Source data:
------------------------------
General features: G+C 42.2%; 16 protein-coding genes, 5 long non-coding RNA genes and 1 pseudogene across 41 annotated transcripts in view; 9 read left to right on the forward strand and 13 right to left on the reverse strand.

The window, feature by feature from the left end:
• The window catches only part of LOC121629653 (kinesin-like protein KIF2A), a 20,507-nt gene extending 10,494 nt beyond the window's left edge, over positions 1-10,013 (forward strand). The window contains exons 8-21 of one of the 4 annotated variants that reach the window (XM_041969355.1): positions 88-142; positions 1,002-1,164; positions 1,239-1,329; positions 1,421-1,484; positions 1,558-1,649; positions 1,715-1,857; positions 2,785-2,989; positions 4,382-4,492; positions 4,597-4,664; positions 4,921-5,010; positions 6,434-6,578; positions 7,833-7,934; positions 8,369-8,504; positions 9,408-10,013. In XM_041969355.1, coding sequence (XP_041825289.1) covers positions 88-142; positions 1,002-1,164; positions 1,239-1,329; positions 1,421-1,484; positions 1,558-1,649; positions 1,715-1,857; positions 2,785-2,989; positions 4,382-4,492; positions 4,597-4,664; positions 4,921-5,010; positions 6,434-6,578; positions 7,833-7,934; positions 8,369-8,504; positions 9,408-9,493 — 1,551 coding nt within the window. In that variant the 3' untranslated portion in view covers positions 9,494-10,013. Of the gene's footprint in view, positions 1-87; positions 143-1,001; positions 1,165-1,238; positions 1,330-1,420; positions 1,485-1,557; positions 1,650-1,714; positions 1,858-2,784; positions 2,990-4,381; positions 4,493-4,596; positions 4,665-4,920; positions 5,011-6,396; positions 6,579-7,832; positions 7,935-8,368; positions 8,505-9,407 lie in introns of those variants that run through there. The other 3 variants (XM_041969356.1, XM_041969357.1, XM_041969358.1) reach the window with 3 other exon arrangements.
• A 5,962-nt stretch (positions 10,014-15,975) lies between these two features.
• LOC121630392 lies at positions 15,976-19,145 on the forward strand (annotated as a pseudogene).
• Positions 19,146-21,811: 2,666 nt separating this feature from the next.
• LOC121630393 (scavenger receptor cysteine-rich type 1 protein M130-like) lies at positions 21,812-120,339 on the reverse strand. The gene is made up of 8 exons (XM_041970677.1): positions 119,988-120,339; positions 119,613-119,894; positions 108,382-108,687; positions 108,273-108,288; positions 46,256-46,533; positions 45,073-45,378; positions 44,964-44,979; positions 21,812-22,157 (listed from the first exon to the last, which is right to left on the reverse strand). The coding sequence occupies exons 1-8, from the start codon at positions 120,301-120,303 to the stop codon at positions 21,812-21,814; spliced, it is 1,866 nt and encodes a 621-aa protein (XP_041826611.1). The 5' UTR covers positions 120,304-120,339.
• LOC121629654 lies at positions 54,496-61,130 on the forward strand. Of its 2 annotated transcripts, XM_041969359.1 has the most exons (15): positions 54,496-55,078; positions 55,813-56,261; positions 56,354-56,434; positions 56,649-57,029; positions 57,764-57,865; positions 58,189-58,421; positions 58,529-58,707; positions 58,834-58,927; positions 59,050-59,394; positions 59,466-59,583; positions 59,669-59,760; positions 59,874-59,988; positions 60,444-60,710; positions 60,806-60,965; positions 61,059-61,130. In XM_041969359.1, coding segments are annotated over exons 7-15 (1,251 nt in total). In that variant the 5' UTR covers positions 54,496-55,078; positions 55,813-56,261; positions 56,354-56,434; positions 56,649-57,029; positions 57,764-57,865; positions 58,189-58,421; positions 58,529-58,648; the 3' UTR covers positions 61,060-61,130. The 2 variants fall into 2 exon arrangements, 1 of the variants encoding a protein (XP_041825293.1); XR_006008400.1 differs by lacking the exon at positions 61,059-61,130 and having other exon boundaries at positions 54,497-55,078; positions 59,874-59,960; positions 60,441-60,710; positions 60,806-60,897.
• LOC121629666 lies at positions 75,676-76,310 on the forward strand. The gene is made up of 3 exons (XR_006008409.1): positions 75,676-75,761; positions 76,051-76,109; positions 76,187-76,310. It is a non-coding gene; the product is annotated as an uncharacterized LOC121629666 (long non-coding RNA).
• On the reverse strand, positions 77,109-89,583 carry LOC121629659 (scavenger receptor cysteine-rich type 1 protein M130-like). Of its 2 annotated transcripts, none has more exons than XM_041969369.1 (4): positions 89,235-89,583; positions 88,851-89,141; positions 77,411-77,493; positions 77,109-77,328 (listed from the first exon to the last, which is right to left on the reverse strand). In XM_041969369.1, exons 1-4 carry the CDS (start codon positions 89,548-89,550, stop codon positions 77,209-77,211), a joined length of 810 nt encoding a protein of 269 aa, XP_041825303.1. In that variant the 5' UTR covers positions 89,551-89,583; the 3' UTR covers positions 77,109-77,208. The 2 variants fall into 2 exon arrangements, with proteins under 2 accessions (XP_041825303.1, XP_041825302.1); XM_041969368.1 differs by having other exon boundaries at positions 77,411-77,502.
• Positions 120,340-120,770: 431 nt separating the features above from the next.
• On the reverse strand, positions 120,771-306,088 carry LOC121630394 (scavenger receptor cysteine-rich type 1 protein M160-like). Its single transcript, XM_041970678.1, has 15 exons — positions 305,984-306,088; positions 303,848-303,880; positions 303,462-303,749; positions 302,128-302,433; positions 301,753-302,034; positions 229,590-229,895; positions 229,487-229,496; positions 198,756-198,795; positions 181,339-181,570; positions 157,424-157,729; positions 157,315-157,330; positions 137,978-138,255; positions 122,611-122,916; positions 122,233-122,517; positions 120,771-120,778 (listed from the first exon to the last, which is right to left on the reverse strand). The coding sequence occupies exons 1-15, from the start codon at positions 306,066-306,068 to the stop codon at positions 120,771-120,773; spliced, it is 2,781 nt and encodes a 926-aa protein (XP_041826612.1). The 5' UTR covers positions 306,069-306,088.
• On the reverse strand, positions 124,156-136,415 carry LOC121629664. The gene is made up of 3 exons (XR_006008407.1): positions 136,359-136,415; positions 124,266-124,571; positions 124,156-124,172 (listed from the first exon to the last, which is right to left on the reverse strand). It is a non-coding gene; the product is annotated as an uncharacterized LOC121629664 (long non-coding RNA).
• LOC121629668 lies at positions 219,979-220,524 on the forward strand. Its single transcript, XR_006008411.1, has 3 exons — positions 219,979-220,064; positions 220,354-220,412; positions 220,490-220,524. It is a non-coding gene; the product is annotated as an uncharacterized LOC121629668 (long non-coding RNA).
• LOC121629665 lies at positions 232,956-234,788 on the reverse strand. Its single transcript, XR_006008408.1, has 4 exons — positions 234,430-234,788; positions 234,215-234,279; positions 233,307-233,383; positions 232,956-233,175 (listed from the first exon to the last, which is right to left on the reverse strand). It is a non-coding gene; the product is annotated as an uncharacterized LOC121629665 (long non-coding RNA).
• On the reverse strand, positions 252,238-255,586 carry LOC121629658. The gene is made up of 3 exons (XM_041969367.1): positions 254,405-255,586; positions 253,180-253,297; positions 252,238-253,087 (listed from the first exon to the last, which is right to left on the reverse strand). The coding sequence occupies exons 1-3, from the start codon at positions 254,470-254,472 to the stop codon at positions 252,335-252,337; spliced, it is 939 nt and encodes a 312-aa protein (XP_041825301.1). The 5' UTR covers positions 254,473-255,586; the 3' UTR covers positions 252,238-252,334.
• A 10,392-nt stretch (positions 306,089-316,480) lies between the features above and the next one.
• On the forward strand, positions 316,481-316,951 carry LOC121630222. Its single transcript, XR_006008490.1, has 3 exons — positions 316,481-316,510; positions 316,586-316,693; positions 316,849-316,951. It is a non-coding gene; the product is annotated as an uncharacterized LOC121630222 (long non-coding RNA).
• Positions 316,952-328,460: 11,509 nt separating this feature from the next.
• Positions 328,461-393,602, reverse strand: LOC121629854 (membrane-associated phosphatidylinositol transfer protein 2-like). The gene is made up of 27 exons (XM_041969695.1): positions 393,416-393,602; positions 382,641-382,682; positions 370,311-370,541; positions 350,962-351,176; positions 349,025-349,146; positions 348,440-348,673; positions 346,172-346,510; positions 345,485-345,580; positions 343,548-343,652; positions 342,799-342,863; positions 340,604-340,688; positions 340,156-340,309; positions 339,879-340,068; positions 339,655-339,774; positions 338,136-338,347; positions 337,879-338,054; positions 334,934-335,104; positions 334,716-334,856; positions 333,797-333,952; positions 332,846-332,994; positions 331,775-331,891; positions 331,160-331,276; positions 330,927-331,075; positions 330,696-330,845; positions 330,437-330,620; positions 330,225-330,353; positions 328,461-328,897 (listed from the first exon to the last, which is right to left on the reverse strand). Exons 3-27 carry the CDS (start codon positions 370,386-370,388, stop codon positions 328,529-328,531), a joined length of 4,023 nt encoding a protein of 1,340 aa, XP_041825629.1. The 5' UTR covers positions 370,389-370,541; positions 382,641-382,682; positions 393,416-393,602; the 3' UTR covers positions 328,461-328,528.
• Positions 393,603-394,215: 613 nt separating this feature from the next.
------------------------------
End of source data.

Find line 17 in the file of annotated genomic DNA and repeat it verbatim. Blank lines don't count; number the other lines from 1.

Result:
• A 10,392-nt stretch (positions 306,089-316,480) lies between the features above and the next one.